US Delivery Company goPuff to Likely Acquire UK Startup Fancy

The US-based startup GoPuff, which operates its own micro-fulfillment network and promises to deliver items such as baby food, over-the-counter medicine, and alcohol in 30 minutes or less, is in talks with UK’s Fancy Delivery to acquire it.

As per sources, the terms of the acquisition are still being chalked down, and the deal has yet to be finalized. However, an announcement is likely to come in the next few weeks.

Launched in 2020, Fancy is presently operational in four cities in the UK and is a graduate of the Silicon Valley accelerator Y Combinator. Fancy has a similar model to its potential buyer, that some even describe it as a mini goPuff. The two companies are fully vertically integrated, meaning they each contract their own fleet of drivers and operate their own micro fulfillment centers, sometimes dubbed dark stores, designed specifically for online ordering and hyperlocal delivery.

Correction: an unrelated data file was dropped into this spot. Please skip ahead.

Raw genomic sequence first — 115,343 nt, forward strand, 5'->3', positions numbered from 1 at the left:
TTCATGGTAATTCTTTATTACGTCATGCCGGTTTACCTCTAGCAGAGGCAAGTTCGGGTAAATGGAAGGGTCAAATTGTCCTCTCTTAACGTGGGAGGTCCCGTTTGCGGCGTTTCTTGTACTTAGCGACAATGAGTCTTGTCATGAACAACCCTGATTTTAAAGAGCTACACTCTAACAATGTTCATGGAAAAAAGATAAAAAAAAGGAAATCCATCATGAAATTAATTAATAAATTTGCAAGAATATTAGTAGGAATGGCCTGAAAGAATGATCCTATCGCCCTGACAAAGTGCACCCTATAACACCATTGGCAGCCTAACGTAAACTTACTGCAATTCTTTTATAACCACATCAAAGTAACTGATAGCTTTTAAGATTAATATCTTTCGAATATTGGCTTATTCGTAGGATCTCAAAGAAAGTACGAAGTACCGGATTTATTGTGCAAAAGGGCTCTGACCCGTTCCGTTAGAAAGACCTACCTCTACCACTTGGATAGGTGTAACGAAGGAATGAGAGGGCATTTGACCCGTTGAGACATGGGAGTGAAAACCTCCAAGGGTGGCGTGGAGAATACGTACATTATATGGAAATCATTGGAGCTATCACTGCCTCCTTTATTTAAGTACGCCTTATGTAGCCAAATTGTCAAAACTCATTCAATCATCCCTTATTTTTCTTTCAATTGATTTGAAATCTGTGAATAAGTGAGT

The potential acquisition of Fancy seems to be a great move by goPuff. This acquisition signals at goPuff’s intention to expand in the UK by purchasing a local player rather than starting itself entirely from scratch. As per sources, it is revealed that Fancy will continue to operate under the Fancy brand and that goPuff just intends to invest in its growth, including hiring and opening additional fulfillment centers. The acquisition is likely an all-stock deal.

GoPuff was recently valued at USD 3.9 billion. The company has raised USD 1.35 billion in funding to-date (the participants include Accel, D1 Capital Partners, Luxor Capital, and SoftBank Vision Fund). GoPuff already operates in 500 US cities and does not shy away in making new acquisitions and it, most recently also purchased alcohol-focussed BevMo.

Europe is also witnessing a slew of startups inspired by goPuff’s vertically integrated model sprouting up. This even includes Berlin’s much-hyped Gorillas and London’s Dija and Weezy, and France’s Cajoo, all of which claim to focus more on fresh food and groceries, where margins are arguably tighter. There are also some companies like Zapp, which is highly focused on a higher-margin convenience store offering.


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